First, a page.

Lindbergh, Mehlville superintendents not alarmed by districts' AYP reports
Neither the Lindbergh nor Mehlville school district met Adequate Yearly Progress requirements for the last academic year, but that doesn't alarm the districts' su-perintendents.
|Alyson E. Raletz graphic|
AYP reports track whether Missouri school districts will comply with 2002's No Child Left Behind Act. Districts have until 2014 to make sure each student is proficient in reading and math, according to the federal mandate.
Because states are allowed to create their own definition of what proficiency means, Missouri set its requirements based on the Missouri Assessment Program tests, which students take every spring. Based on a five-level system, students must score at above grade level, which is the second highest, to be considered proficient.
The Missouri Department of Secondary and Elementary Education last week released AYP reports.
The Lindbergh and Mehlville school district superintendents learned the majority of their students had shown AYP, but they still were designated "not-met" districts because certain subgroups of students did not show AYP.
In the eyes of state and federal government, students are divided into 10 subgroups. Student subgroups include special education, free/reduced lunch, limited English proficiency, white, black, Asian, Hispanic, Native American Indian, Pacific Islander and other/non-response.
Only districts that have each subgroup of students performing at proficiency levels in math and reading are designated "met" districts. If one subgroup does not show AYP in either math or reading, then a district is designated "not met."
But Lindbergh Superintendent Jim Sandfort said the AYP report for his district is great news.
"These results are an indication that the majority of our students are reaching and exceeding benchmarks, but we still have some challenges," Sandfort said.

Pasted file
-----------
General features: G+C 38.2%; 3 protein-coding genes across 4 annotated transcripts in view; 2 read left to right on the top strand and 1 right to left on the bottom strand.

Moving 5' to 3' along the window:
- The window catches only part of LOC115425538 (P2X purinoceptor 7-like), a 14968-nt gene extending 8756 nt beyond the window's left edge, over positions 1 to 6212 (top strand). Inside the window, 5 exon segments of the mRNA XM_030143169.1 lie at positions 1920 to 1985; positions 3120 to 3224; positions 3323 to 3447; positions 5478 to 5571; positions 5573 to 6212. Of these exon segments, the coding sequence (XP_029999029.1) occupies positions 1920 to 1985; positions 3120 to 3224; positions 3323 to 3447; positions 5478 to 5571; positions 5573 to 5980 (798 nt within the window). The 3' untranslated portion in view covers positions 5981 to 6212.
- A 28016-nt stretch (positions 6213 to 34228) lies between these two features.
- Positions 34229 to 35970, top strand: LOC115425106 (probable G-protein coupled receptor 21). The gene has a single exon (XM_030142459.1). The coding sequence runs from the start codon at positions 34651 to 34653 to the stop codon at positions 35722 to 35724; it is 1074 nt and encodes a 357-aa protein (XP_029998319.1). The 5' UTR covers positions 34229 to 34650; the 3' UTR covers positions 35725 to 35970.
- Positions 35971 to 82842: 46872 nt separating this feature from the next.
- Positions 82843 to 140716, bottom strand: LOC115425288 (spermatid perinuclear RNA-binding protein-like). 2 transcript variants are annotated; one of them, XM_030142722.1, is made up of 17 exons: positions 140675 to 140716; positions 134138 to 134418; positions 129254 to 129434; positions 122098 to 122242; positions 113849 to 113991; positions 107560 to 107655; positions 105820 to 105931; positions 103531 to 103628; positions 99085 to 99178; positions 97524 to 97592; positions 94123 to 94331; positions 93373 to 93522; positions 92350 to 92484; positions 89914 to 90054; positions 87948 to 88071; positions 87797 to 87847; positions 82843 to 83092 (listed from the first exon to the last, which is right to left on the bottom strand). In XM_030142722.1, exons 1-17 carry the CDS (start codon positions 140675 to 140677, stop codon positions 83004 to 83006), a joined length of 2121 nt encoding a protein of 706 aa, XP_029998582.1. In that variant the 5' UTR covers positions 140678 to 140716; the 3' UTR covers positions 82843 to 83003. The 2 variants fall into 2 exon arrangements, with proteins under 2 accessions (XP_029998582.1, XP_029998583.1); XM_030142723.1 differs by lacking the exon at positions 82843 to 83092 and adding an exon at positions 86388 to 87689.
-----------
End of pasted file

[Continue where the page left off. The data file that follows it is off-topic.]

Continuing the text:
The only subgroup at Lindbergh that showed proficiency in both math and reading was the group of white students. Free and reduced lunch, black and special education students did not show AYP in reading. In math, the only subgroup that did not show AYP was the black student group.
The case is similar in Mehlville as it also was designated a "not-met" school district.
Asian and white students showed AYP in math and reading assessments. Black, special education and limited English proficiency students did not show AYP in math or reading. Students in the free or reduced lunch program at Mehlville did not perform at proficiency levels in reading, but they did so in math.
Both superintendents contend the Missouri proficiency standards are higher than other states, which makes the inconsistency hard to compare Missouri with other parts of the country.
Also, both district leaders described their districts as more diverse than other districts in the state and nation that met AYP requirements.
Sandfort attributes more rural districts receiving "met" ratings to having a higher concentration of white students. In many cases, he said, there are not sufficient numbers of minority students to create a subgroup.
Mehlville Superintendent Tim Ricker said it is difficult to compare 12,000 diverse suburban students with more "homogeneous" student bodies.